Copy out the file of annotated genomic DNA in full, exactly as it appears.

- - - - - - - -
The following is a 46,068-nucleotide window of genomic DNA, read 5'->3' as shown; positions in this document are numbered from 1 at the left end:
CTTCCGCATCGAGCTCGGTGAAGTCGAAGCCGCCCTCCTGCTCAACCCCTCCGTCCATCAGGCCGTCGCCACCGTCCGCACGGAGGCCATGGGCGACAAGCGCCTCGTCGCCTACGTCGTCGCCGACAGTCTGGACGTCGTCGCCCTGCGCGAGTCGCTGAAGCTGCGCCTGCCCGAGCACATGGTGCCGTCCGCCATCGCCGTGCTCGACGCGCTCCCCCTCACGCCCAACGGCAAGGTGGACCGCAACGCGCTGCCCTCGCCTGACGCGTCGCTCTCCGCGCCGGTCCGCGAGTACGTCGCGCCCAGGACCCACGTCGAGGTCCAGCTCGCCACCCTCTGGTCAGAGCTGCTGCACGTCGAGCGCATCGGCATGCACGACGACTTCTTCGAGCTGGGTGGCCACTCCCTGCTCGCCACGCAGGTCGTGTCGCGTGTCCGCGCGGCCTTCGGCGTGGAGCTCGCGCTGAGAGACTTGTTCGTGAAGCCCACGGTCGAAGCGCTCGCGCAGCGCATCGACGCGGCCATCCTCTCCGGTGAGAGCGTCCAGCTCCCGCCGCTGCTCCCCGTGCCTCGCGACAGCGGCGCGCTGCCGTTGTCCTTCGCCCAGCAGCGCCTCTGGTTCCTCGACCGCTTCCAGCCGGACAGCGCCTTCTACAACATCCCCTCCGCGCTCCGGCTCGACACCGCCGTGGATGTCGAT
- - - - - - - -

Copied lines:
The following is a 46,068-nucleotide window of genomic DNA, read 5'->3' as shown; positions in this document are numbered from 1 at the left end:
CTTCCGCATCGAGCTCGGTGAAGTCGAAGCCGCCCTCCTGCTCAACCCCTCCGTCCATCAGGCCGTCGCCACCGTCCGCACGGAGGCCATGGGCGACAAGCGCCTCGTCGCCTACGTCGTCGCCGACAGTCTGGACGTCGTCGCCCTGCGCGAGTCGCTGAAGCTGCGCCTGCCCGAGCACATGGTGCCGTCCGCCATCGCCGTGCTCGACGCGCTCCCCCTCACGCCCAACGGCAAGGTGGACCGCAACGCGCTGCCCTCGCCTGACGCGTCGCTCTCCGCGCCGGTCCGCGAGTACGTCGCGCCCAGGACCCACGTCGAGGTCCAGCTCGCCACCCTCTGGTCAGAGCTGCTGCACGTCGAGCGCATCGGCATGCACGACGACTTCTTCGAGCTGGGTGGCCACTCCCTGCTCGCCACGCAGGTCGTGTCGCGTGTCCGCGCGGCCTTCGGCGTGGAGCTCGCGCTGAGAGACTTGTTCGTGAAGCCCACGGTCGAAGCGCTCGCGCAGCGCATCGACGCGGCCATCCTCTCCGGTGAGAGCGTCCAGCTCCCGCCGCTGCTCCCCGTGCCTCGCGACAGCGGCGCGCTGCCGTTGTCCTTCGCCCAGCAGCGCCTCTGGTTCCTCGACCGCTTCCAGCCGGACAGCGCCTTCTACAACATCCCCTCCGCGCTCCGGCTCGACACCGCCGTGGATGTCGAT